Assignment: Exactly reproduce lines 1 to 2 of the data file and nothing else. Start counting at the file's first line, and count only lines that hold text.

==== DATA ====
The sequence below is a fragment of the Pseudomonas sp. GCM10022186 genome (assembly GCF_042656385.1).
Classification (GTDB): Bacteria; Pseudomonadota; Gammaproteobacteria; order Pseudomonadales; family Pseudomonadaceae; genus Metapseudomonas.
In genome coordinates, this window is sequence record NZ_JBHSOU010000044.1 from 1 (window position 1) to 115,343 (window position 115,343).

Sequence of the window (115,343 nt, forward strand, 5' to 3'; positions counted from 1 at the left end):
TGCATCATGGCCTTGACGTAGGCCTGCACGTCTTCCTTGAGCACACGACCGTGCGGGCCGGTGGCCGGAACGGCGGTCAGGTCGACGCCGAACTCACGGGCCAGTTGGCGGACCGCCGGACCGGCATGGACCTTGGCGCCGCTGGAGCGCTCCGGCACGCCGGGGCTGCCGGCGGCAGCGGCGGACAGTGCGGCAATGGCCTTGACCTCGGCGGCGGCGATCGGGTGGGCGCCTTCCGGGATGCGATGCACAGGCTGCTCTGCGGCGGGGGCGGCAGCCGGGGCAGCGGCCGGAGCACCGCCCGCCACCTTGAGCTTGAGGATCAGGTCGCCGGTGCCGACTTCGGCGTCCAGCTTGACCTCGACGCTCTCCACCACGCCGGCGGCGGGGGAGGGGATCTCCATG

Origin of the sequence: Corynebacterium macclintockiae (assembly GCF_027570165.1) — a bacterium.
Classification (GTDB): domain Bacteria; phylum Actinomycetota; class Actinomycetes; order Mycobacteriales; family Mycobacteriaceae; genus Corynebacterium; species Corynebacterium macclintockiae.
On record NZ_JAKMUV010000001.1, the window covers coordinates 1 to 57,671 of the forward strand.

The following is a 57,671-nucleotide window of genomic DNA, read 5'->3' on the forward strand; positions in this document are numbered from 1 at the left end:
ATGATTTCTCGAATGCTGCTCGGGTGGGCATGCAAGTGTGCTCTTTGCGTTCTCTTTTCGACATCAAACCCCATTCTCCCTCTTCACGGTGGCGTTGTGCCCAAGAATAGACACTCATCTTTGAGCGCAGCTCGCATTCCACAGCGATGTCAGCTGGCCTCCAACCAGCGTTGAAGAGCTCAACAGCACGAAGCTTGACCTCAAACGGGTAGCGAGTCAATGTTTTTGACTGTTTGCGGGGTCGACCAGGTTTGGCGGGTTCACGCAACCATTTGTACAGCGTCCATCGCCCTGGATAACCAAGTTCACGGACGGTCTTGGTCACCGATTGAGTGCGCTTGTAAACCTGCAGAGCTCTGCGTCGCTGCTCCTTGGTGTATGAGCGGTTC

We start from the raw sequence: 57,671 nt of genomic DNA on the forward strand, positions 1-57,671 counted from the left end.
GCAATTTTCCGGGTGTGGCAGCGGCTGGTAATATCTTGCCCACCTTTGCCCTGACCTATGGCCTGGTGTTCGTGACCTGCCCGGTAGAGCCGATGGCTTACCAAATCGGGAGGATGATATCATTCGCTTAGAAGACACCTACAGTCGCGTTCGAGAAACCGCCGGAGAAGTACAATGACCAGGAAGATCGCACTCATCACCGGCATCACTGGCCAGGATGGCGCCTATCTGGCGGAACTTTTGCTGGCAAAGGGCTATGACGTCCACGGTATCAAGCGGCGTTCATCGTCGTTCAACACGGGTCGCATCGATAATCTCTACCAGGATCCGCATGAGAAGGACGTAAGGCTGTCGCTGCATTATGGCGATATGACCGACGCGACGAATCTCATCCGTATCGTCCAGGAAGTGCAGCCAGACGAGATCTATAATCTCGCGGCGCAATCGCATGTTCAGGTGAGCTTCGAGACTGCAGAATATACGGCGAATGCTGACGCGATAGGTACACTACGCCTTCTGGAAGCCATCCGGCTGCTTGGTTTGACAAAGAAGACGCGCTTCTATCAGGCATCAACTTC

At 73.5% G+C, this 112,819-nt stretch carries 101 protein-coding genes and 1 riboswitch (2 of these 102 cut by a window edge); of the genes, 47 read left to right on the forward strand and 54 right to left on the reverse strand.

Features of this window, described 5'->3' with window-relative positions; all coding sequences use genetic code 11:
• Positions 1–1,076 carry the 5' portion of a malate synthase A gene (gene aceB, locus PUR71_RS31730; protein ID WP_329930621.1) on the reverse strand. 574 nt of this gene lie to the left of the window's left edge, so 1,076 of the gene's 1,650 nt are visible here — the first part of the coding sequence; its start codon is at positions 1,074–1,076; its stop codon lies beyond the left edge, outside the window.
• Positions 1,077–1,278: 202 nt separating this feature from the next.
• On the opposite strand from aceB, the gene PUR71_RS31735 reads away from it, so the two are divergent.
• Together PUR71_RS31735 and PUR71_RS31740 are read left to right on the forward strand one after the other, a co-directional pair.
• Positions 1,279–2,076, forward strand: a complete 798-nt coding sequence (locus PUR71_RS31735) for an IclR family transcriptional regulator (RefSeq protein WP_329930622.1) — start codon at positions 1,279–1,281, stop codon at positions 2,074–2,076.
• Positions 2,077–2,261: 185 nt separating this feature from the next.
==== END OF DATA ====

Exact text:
The sequence below is a fragment of the Pseudomonas sp. GCM10022186 genome (assembly GCF_042656385.1).
Classification (GTDB): Bacteria; Pseudomonadota; Gammaproteobacteria; order Pseudomonadales; family Pseudomonadaceae; genus Metapseudomonas.